Here's the completed PCB for the MXL 990B microphone. Easy to build, and as I mentioned in Part One of this project, the instructions are very well written and clear.
I did this outside. It's not on the surface of the moon. It's the green tarp I paint over. That black/grey color is paint, not moon rock!
On the right in the picture is the switch to choose the cardioid (front diaphragm of the capsule) or omnidirectional (both diaphragms) pickup patterns.
Since the inputs from the capsule are high impedance, the connections are made up off the board, so that they are air insulated. The red arrow points to the joint between one switch terminal, the JFET, and a resistor. The front diaphragm lead will be soldered here in the final assembly.
The other side of the switch is for the omni pattern, and the back diaphragm lead will go there.
The headbasket (screen at the top over the capsule) just comes off with 2 screws.
You can see the old PCB near the body of the mic. I'm saving it, but I'm not sure I'll ever use any parts from it.
We'll reuse the pedestal with a new mount that comes in the kit.
Unscrew that ring mount from the pedestal.
It also looks really cool.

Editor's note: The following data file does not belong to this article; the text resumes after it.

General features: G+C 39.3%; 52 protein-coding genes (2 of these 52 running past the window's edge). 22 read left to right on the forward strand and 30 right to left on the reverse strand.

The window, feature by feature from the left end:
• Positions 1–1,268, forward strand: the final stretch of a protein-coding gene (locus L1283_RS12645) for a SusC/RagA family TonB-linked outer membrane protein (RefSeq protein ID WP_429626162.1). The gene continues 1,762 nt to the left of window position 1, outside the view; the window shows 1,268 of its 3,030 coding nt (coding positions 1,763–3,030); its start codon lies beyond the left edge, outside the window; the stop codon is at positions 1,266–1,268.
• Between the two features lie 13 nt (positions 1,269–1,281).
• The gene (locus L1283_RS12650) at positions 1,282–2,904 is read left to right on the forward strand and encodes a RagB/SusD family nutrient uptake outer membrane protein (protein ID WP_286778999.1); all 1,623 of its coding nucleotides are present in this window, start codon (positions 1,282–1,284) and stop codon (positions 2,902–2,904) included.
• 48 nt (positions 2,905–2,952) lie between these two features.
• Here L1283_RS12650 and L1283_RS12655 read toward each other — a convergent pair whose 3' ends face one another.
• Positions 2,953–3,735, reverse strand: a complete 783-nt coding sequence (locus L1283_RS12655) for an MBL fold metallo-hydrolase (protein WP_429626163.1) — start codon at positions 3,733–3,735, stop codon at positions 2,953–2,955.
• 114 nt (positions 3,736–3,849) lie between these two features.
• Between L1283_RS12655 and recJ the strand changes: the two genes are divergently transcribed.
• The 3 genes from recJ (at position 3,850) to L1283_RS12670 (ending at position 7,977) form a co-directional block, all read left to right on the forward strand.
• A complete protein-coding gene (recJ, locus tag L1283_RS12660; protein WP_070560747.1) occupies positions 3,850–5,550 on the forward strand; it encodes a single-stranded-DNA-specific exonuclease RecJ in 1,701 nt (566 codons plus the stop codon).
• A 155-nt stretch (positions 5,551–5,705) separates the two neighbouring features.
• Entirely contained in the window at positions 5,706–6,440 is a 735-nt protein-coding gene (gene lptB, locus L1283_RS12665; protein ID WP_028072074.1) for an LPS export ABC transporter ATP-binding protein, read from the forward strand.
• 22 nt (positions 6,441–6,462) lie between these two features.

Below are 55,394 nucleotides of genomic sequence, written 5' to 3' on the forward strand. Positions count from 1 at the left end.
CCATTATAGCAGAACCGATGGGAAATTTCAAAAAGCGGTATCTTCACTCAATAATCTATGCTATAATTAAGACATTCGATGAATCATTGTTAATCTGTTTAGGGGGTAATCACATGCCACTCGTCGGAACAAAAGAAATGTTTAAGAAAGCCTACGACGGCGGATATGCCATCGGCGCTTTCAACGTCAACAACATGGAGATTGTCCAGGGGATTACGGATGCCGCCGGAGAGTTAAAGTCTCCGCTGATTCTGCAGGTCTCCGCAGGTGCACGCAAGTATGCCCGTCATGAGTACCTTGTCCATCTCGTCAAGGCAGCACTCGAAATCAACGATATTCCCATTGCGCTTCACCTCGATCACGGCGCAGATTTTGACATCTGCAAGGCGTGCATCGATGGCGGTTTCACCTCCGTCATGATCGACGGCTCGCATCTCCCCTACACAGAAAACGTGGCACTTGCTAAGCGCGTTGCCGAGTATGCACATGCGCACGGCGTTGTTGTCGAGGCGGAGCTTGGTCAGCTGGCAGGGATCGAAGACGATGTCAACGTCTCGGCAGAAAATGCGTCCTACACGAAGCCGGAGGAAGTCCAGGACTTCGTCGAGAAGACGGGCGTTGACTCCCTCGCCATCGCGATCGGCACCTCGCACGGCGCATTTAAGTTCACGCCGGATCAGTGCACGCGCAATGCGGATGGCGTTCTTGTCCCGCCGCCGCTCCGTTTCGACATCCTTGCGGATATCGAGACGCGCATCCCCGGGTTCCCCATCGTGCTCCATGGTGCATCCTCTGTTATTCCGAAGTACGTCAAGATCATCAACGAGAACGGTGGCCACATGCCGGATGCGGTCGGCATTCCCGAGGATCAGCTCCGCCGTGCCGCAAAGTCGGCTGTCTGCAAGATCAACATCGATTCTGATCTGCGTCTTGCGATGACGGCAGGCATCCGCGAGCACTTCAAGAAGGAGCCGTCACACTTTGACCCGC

Then slide the PCB on where the old one was, and solder the capsule leads to the PCB, as well as the output leads. Clean those connections with the flux remover - on a q-tip instead of spraying.
To protect and insulate the connections to the switch I highlighted above, I painted the switch joints with conformal coating. First time I've ever used it. It's like paint (smells a bit like nitro lacquer) and insulates that sensitive, high-impedance joint from becoming corroded.
Plug the mic into phantom power, connect one DMM lead to the chassis (ground), and one to a specific diode on the board (cathode end of D5 if you're building one...). I did this on my recorder since I don't have phantom power in The Dungeon!
There is a diode in the circuit that can be replaced with a different value to increase headroom and make the mic more able to handle high SPLs. I won't be putting this in front of any really loud sources, so I'm sticking with the stock configuration maxed out for best sensitivity and lowest noise.
On the left is my finished mic. The old headbasket is on the right. It's painted the same sickly champagne green the body was. You may recall I resprayed the body a hammertone gray; I wanted a classic vintage German mic look and I think I captured it.
Now to go record something!